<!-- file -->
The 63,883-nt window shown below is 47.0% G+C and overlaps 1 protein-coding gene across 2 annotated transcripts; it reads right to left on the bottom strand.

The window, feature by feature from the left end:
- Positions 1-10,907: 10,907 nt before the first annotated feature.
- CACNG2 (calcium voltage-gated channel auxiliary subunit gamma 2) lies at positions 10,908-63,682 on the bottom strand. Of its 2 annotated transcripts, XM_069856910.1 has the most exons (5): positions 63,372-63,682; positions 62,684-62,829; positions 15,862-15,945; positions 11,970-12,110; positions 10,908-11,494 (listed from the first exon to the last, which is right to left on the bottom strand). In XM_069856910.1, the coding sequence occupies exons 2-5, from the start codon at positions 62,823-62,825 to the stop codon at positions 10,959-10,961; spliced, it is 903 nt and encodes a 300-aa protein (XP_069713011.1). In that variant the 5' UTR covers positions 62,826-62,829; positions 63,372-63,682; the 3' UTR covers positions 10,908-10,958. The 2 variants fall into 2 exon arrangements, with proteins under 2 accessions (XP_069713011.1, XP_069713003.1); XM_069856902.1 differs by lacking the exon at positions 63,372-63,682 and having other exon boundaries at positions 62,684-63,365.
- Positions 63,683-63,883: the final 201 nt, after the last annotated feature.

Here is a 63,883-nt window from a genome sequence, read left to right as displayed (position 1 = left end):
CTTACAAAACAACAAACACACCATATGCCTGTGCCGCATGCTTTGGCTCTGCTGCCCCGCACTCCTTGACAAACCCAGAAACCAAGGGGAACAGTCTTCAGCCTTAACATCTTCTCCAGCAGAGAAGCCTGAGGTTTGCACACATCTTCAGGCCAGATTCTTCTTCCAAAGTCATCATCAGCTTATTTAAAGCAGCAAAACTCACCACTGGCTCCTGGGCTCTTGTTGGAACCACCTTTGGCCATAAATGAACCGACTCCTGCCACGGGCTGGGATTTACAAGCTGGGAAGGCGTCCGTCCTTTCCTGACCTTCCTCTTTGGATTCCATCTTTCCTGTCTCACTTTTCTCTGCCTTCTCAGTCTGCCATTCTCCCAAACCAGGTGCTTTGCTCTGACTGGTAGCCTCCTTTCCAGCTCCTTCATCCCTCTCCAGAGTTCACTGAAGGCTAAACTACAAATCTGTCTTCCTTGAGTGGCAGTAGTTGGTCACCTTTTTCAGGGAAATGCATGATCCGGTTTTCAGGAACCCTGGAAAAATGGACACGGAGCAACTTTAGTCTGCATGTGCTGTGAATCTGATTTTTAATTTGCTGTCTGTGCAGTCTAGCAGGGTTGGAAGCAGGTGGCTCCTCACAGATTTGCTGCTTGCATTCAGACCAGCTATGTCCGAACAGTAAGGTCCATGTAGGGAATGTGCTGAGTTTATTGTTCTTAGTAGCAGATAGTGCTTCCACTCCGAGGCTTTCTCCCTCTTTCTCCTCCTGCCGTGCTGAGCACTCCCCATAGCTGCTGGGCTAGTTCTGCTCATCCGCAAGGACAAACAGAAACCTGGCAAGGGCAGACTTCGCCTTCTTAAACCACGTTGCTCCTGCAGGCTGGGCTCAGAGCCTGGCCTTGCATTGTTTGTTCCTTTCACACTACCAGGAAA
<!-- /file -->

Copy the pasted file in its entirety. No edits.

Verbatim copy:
The 63,883-nt window shown below is 47.0% G+C and overlaps 1 protein-coding gene across 2 annotated transcripts; it reads right to left on the bottom strand.

The window, feature by feature from the left end:
- Positions 1-10,907: 10,907 nt before the first annotated feature.
- CACNG2 (calcium voltage-gated channel auxiliary subunit gamma 2) lies at positions 10,908-63,682 on the bottom strand. Of its 2 annotated transcripts, XM_069856910.1 has the most exons (5): positions 63,372-63,682; positions 62,684-62,829; positions 15,862-15,945; positions 11,970-12,110; positions 10,908-11,494 (listed from the first exon to the last, which is right to left on the bottom strand). In XM_069856910.1, the coding sequence occupies exons 2-5, from the start codon at positions 62,823-62,825 to the stop codon at positions 10,959-10,961; spliced, it is 903 nt and encodes a 300-aa protein (XP_069713011.1). In that variant the 5' UTR covers positions 62,826-62,829; positions 63,372-63,682; the 3' UTR covers positions 10,908-10,958. The 2 variants fall into 2 exon arrangements, with proteins under 2 accessions (XP_069713011.1, XP_069713003.1); XM_069856902.1 differs by lacking the exon at positions 63,372-63,682 and having other exon boundaries at positions 62,684-63,365.
- Positions 63,683-63,883: the final 201 nt, after the last annotated feature.

Here is a 63,883-nt window from a genome sequence, read left to right as displayed (position 1 = left end):
CTTACAAAACAACAAACACACCATATGCCTGTGCCGCATGCTTTGGCTCTGCTGCCCCGCACTCCTTGACAAACCCAGAAACCAAGGGGAACAGTCTTCAGCCTTAACATCTTCTCCAGCAGAGAAGCCTGAGGTTTGCACACATCTTCAGGCCAGATTCTTCTTCCAAAGTCATCATCAGCTTATTTAAAGCAGCAAAACTCACCACTGGCTCCTGGGCTCTTGTTGGAACCACCTTTGGCCATAAATGAACCGACTCCTGCCACGGGCTGGGATTTACAAGCTGGGAAGGCGTCCGTCCTTTCCTGACCTTCCTCTTTGGATTCCATCTTTCCTGTCTCACTTTTCTCTGCCTTCTCAGTCTGCCATTCTCCCAAACCAGGTGCTTTGCTCTGACTGGTAGCCTCCTTTCCAGCTCCTTCATCCCTCTCCAGAGTTCACTGAAGGCTAAACTACAAATCTGTCTTCCTTGAGTGGCAGTAGTTGGTCACCTTTTTCAGGGAAATGCATGATCCGGTTTTCAGGAACCCTGGAAAAATGGACACGGAGCAACTTTAGTCTGCATGTGCTGTGAATCTGATTTTTAATTTGCTGTCTGTGCAGTCTAGCAGGGTTGGAAGCAGGTGGCTCCTCACAGATTTGCTGCTTGCATTCAGACCAGCTATGTCCGAACAGTAAGGTCCATGTAGGGAATGTGCTGAGTTTATTGTTCTTAGTAGCAGATAGTGCTTCCACTCCGAGGCTTTCTCCCTCTTTCTCCTCCTGCCGTGCTGAGCACTCCCCATAGCTGCTGGGCTAGTTCTGCTCATCCGCAAGGACAAACAGAAACCTGGCAAGGGCAGACTTCGCCTTCTTAAACCACGTTGCTCCTGCAGGCTGGGCTCAGAGCCTGGCCTTGCATTGTTTGTTCCTTTCACACTACCAGGAAA